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Businessmen being sued in DIA bid-rigging case worked with the FBI in San Francisco fraud probe, according to report

A recently revived lawsuit claiming that bribery and bid-rigging were behind a Detriot-area company winning a major concession contract at Denver International Airport alleges the FBI investigated the bidding process.

Earlier this month, the San Francisco Chronicle published a story identifying Samir Mashni and Noureddine “Dean” Hachem, two of the top executives at Romulus, Mich.-based Midfield Concession Enterprises, as FBI informants that worked with federal investigators to build a fraud case against San Francisco’s now-former director of public works Mohammed Nuru and a San Francisco restaurant owner Nick Bovis.

DIA Brewing Co., a company affiliated with the Denver’s Wynkoop Brewing Co. and the Cherry Cricket restaurant, brought the DIA bid-rigging suit in 2018. An amended version of the complaint names a group of 11 people and businesses as defendants, among them Romulus, Mich.-based Midfield Concession Enterprises Inc., Mashni, the company’s general counsel, and Hachem, its chief operating officer.

In the complaint, which was recently remanded to Denver District Court after the Colorado Court of Appeals overruled its dismissal, DIA Brewing says Midfield and its co-defendants worked with then-DIA chief revenue officer Bhavesh Patel in 2015 and 2016 to fix the bidding process that awarded a contract to operate four restaurant locations inside the airport for 10 years. Patel’s efforts, including allegedly shredding scorecards ranking the bidders, ensured Midfield subsidiary MCE-DIA won the contract. In return, two companies connected to Patel were given a stake in MCE-DIA, the suit claims.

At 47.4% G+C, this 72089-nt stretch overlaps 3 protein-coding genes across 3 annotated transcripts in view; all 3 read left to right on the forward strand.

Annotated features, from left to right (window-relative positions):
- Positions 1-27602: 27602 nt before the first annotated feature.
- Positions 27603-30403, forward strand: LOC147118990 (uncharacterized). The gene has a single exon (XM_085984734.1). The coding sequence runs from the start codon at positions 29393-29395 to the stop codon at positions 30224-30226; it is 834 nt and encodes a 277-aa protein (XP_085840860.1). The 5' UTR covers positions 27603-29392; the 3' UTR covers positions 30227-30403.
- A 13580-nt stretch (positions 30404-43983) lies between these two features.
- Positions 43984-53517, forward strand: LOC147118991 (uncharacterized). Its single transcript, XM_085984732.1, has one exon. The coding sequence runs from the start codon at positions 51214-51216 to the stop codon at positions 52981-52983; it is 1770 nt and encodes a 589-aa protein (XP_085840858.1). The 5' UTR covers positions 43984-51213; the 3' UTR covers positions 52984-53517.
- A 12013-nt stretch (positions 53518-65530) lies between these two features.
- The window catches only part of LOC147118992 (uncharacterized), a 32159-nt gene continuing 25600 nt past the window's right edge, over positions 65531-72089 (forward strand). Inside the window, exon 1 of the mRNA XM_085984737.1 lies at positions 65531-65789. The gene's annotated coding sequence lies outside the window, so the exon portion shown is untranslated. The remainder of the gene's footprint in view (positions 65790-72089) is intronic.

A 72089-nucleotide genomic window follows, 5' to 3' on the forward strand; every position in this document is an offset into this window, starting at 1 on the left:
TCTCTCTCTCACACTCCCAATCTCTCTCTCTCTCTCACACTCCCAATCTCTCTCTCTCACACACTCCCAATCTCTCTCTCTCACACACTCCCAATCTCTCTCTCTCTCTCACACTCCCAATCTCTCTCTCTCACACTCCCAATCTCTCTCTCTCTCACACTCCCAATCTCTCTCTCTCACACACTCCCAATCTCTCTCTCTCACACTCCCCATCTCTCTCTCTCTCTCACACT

“The existence of this conspiratorial scheme might never have come to light except for the involvement of the FBI,” the suit says, claiming that a retired agent was alerted to “irregularities” in the bidding process from a contact at DIA. The retired agent passed along information to the agency’s Denver office resulting in a criminal investigation that began in April 2016, the suit claims.

Mashni and Hachem began cooperating with the FBI “under the threat of a pending federal investigation,” the Chronicle story says. They two men recorded phone conversations and in-person meetings they had with Bovis and Nuru starting in January 2018. The biggest alleged conspiracy the investigation uncovered involved plans to bribe an airport commissioner $5,000 to secure a lease for a Bovis restaurant at San Francisco International Airport, according to the Chronicle’s reporting.

“It’s unclear why Mashni and Hachem are being investigated,” the story says.

Special Agent Amy Meyer with the FBI’s Denver office, said agency policy prohibits confirming or denying the existence of an investigation in most cases.

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